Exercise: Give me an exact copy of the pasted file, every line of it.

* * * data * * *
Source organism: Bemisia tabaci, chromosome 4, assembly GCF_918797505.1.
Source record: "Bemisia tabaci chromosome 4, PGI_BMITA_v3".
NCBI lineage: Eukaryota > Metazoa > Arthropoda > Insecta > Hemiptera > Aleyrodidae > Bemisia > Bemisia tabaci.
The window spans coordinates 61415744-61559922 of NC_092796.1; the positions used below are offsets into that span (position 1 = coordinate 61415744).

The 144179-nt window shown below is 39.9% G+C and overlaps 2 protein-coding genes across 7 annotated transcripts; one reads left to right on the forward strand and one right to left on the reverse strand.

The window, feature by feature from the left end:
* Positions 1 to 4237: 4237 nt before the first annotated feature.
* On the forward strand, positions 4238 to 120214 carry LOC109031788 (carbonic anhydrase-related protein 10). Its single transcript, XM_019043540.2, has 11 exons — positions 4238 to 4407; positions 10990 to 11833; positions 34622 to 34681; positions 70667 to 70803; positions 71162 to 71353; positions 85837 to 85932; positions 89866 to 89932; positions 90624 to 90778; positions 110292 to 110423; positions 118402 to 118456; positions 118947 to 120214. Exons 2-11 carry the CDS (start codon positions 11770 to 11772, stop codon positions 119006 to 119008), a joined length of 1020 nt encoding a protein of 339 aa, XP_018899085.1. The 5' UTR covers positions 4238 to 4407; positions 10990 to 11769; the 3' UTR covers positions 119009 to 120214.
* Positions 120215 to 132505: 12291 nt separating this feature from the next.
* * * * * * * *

Source organism: Bemisia tabaci, chromosome 4, assembly GCF_918797505.1.
Source record: "Bemisia tabaci chromosome 4, PGI_BMITA_v3".
NCBI lineage: Eukaryota > Metazoa > Arthropoda > Insecta > Hemiptera > Aleyrodidae > Bemisia > Bemisia tabaci.
The window spans coordinates 61415744-61559922 of NC_092796.1; the positions used below are offsets into that span (position 1 = coordinate 61415744).

The 144179-nt window shown below is 39.9% G+C and overlaps 2 protein-coding genes across 7 annotated transcripts; one reads left to right on the forward strand and one right to left on the reverse strand.

The window, feature by feature from the left end:
* Positions 1 to 4237: 4237 nt before the first annotated feature.
* On the forward strand, positions 4238 to 120214 carry LOC109031788 (carbonic anhydrase-related protein 10). Its single transcript, XM_019043540.2, has 11 exons — positions 4238 to 4407; positions 10990 to 11833; positions 34622 to 34681; positions 70667 to 70803; positions 71162 to 71353; positions 85837 to 85932; positions 89866 to 89932; positions 90624 to 90778; positions 110292 to 110423; positions 118402 to 118456; positions 118947 to 120214. Exons 2-11 carry the CDS (start codon positions 11770 to 11772, stop codon positions 119006 to 119008), a joined length of 1020 nt encoding a protein of 339 aa, XP_018899085.1. The 5' UTR covers positions 4238 to 4407; positions 10990 to 11769; the 3' UTR covers positions 119009 to 120214.
* Positions 120215 to 132505: 12291 nt separating this feature from the next.